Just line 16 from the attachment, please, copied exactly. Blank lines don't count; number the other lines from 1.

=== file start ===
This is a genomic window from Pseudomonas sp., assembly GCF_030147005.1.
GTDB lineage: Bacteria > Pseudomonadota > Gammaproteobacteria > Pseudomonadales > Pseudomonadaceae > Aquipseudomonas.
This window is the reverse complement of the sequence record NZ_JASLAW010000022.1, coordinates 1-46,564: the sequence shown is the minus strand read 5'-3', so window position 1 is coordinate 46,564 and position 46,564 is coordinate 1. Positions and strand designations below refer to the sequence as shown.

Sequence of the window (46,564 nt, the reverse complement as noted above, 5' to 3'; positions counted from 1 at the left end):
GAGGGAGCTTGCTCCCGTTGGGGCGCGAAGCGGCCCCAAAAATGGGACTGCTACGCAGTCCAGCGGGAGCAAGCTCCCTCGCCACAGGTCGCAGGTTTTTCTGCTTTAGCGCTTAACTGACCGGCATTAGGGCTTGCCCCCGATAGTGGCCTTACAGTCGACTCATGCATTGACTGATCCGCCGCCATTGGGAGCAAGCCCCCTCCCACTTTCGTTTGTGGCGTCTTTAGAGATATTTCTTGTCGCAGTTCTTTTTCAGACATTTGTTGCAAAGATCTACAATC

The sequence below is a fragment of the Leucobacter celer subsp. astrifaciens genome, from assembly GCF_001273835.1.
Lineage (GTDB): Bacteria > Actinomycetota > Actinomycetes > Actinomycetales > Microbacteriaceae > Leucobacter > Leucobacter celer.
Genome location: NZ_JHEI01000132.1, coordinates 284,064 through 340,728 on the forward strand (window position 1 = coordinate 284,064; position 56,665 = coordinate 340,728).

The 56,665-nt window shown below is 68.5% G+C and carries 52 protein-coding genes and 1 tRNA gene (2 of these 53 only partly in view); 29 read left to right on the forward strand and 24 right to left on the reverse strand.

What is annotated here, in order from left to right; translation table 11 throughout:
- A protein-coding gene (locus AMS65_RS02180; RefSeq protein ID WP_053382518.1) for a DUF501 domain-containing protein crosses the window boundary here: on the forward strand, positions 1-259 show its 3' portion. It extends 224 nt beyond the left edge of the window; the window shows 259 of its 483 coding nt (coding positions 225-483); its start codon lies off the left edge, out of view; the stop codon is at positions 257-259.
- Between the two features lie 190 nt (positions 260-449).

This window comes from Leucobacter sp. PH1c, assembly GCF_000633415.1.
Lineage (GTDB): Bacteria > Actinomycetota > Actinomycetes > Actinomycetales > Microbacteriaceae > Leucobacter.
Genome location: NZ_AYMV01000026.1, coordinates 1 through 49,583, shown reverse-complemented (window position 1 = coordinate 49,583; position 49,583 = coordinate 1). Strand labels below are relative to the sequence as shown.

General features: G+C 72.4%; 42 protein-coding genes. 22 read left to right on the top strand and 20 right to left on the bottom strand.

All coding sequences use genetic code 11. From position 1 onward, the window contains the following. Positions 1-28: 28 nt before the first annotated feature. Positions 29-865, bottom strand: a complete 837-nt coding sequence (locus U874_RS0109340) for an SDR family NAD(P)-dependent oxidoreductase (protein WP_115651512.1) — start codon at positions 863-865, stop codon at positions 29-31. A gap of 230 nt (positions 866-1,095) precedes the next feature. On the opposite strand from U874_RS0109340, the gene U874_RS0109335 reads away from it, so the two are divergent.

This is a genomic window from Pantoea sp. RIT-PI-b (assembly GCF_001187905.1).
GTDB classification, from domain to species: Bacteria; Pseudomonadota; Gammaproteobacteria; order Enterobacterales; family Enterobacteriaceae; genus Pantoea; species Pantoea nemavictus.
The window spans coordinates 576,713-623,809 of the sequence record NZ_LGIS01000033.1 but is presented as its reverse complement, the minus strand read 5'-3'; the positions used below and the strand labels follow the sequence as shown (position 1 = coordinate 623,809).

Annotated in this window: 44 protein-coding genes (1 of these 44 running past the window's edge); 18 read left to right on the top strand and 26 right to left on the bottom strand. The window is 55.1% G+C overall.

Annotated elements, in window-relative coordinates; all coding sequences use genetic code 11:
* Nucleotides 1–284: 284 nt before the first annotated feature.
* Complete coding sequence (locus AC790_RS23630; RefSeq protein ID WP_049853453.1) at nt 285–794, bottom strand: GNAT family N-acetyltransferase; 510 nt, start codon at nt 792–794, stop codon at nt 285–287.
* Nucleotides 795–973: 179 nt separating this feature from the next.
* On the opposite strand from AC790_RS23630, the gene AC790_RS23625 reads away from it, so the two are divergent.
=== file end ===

General features: G+C 72.4%; 42 protein-coding genes. 22 read left to right on the top strand and 20 right to left on the bottom strand.